Director: Andrzej Wajda
Cast: Teresa Izewska, Tadeusz Janczar, Wienczyslaw Glinski,Tadeusz Gwiazdowski, Stanislaw Mikulski
Poland, 96’, 1957, black and white
Polish with Turkish subtitles
An unforgettably vivid depiction of the last days of the 1944 Warsaw uprising against the German Nazis, Kanal was co-awarded (with The Seventh Seal) a special jury prize at the 1957 Cannes Film Festival, establishing Wajda as a major new international film talent. His second film – and the second part of his war trilogy – features a rich mosaic of meticulously combined narratives, following a band of surviving Polish Home Army soldiers that takes to the sewers to avoid capture. Unable to allude to the fact that the Soviet Army was waiting just across the river while the Germans wiped out the non-Communist resistance, Wajda portrayed the insurgents with unaccustomed sympathy.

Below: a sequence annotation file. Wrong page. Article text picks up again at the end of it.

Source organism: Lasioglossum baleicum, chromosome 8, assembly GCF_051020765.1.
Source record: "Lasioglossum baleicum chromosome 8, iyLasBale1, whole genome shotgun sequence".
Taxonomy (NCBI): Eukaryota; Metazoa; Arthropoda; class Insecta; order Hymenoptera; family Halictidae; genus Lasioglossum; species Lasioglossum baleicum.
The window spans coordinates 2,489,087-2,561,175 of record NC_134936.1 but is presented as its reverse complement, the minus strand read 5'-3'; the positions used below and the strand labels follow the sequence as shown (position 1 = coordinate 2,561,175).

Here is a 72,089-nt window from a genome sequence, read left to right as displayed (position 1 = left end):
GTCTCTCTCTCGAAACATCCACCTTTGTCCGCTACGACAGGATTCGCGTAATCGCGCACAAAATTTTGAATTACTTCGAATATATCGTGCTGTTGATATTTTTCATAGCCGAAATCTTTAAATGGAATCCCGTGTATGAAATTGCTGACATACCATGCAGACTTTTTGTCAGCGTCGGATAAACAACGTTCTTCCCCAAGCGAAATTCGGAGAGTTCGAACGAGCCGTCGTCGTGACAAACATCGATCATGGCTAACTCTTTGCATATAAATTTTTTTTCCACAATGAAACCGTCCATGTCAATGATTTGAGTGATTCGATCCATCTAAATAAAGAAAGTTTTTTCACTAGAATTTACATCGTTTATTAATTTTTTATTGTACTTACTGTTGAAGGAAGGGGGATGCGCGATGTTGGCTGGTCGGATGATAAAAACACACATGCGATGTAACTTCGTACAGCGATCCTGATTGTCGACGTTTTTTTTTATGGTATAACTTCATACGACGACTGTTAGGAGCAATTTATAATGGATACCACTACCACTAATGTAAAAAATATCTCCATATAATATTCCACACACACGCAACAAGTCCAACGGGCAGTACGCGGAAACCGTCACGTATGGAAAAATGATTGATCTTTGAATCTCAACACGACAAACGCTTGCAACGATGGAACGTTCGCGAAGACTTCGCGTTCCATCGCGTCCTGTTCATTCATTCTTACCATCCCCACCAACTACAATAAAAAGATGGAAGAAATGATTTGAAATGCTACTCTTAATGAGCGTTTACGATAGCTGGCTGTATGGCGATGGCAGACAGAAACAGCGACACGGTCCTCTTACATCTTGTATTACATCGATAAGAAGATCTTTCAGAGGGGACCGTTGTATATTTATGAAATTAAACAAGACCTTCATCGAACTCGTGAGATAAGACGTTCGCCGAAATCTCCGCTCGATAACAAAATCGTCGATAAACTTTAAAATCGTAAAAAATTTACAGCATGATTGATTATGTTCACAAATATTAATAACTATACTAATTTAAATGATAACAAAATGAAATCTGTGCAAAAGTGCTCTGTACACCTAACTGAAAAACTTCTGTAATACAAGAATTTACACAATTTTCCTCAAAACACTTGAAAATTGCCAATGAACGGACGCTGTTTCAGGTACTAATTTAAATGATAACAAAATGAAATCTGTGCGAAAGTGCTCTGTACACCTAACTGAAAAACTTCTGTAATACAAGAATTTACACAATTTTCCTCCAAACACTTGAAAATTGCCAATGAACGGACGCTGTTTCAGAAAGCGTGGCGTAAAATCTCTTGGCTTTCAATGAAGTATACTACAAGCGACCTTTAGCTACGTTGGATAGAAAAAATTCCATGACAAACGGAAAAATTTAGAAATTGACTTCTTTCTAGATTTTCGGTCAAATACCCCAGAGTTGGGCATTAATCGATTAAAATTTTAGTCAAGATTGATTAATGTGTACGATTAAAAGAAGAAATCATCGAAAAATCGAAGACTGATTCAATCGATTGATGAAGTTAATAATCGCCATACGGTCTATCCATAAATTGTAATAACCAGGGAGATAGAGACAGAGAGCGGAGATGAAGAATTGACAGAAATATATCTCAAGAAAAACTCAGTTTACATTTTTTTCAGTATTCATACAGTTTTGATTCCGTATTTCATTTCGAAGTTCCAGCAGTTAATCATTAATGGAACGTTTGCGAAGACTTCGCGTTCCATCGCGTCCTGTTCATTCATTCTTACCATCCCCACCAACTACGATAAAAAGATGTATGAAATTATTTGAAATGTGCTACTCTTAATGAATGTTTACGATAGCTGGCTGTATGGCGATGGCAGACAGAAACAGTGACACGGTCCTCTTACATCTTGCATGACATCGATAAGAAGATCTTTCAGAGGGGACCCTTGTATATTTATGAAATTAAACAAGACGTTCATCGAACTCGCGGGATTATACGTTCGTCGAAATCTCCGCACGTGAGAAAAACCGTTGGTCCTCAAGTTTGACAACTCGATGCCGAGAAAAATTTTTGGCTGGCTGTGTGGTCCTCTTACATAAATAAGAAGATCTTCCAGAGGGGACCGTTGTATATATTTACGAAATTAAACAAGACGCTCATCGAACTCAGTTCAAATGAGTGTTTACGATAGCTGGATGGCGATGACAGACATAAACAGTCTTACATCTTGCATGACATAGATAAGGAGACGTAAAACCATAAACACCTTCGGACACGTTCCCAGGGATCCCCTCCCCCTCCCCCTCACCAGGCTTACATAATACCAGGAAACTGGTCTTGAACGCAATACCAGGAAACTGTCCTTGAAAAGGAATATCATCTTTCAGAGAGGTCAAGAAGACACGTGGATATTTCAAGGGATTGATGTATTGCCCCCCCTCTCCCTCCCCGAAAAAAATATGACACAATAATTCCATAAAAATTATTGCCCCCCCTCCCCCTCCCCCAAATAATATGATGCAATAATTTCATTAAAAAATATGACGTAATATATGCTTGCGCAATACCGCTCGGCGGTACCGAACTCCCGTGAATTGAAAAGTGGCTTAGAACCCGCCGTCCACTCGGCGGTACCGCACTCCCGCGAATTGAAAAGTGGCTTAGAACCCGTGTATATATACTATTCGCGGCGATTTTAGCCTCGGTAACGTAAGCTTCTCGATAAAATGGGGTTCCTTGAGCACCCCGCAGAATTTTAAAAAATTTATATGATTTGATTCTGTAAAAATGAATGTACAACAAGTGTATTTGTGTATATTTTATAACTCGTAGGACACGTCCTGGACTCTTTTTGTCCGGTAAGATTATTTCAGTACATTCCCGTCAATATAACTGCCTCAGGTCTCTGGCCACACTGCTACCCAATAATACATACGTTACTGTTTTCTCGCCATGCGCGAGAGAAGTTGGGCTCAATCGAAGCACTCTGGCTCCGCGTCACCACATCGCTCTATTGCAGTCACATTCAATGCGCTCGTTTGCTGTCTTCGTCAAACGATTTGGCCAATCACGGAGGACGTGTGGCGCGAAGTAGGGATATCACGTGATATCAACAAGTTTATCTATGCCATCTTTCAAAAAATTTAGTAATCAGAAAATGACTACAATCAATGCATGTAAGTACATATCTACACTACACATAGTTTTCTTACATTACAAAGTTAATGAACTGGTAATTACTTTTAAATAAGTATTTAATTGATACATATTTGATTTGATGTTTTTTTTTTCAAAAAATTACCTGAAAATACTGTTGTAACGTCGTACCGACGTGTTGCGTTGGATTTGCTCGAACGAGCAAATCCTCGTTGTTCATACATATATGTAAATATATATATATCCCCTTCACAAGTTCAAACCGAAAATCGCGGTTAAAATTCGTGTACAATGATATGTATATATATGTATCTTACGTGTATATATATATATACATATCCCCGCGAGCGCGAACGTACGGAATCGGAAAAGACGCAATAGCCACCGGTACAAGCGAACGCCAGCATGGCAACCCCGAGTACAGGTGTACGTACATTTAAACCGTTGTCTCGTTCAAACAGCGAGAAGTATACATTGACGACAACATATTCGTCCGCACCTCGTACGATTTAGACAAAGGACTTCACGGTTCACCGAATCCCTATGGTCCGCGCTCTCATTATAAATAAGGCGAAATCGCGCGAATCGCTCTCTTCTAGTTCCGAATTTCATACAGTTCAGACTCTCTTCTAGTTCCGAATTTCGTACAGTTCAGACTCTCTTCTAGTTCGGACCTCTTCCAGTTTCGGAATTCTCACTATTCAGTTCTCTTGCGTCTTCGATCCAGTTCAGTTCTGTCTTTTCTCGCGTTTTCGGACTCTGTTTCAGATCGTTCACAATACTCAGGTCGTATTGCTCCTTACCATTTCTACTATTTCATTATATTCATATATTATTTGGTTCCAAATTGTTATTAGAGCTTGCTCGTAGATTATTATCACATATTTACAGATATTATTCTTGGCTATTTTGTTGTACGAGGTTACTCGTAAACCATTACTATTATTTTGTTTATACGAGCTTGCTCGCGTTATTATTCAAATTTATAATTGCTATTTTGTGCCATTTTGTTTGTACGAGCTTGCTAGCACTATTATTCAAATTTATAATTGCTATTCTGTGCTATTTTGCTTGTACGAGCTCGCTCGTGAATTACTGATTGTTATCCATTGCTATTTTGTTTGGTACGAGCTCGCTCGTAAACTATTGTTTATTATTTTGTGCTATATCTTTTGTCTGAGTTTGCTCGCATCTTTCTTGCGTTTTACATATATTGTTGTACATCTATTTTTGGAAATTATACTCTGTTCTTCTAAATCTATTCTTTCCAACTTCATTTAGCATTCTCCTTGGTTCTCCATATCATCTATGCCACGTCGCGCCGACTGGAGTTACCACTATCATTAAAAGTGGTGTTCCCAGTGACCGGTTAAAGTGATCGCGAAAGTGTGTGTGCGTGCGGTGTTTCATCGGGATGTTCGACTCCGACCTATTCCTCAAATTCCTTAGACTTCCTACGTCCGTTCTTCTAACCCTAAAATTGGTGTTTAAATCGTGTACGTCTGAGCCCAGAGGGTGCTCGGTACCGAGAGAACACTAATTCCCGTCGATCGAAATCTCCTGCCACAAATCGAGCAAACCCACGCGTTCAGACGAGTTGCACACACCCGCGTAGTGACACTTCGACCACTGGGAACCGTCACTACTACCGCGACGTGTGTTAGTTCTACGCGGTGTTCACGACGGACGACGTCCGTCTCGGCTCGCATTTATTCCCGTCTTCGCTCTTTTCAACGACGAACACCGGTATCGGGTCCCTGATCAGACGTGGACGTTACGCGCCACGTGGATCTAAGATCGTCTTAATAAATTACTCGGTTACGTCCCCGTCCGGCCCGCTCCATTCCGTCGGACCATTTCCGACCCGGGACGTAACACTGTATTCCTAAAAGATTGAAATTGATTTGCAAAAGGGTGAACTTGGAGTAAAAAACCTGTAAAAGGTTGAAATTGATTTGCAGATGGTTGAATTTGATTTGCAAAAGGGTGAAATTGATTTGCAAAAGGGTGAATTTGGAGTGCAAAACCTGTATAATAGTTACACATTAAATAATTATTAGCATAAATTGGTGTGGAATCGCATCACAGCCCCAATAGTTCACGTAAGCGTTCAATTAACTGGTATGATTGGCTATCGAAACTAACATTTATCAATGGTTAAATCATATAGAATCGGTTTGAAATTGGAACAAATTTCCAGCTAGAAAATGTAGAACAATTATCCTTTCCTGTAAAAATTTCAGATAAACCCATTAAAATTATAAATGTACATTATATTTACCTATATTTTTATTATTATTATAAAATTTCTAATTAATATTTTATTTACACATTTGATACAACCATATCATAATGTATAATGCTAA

Pera Museum, in collaboration with Istanbul Foundation for Culture and Arts (İKSV), is one of the main venues for this year’s 15th Istanbul Biennial from 16 September to 12 November 2017. Through the biennial, we will be sharing detailed information about the artists and the artworks.
Men were the first nudes in Turkish painting. The majority of these paintings were academic studies executed in oil paint; they were part of the education of artists that had finally attained the opportunity to work from the live model. The gender of the models constituted an obstacle in the way of characterizing these paintings as ‘nudes’.
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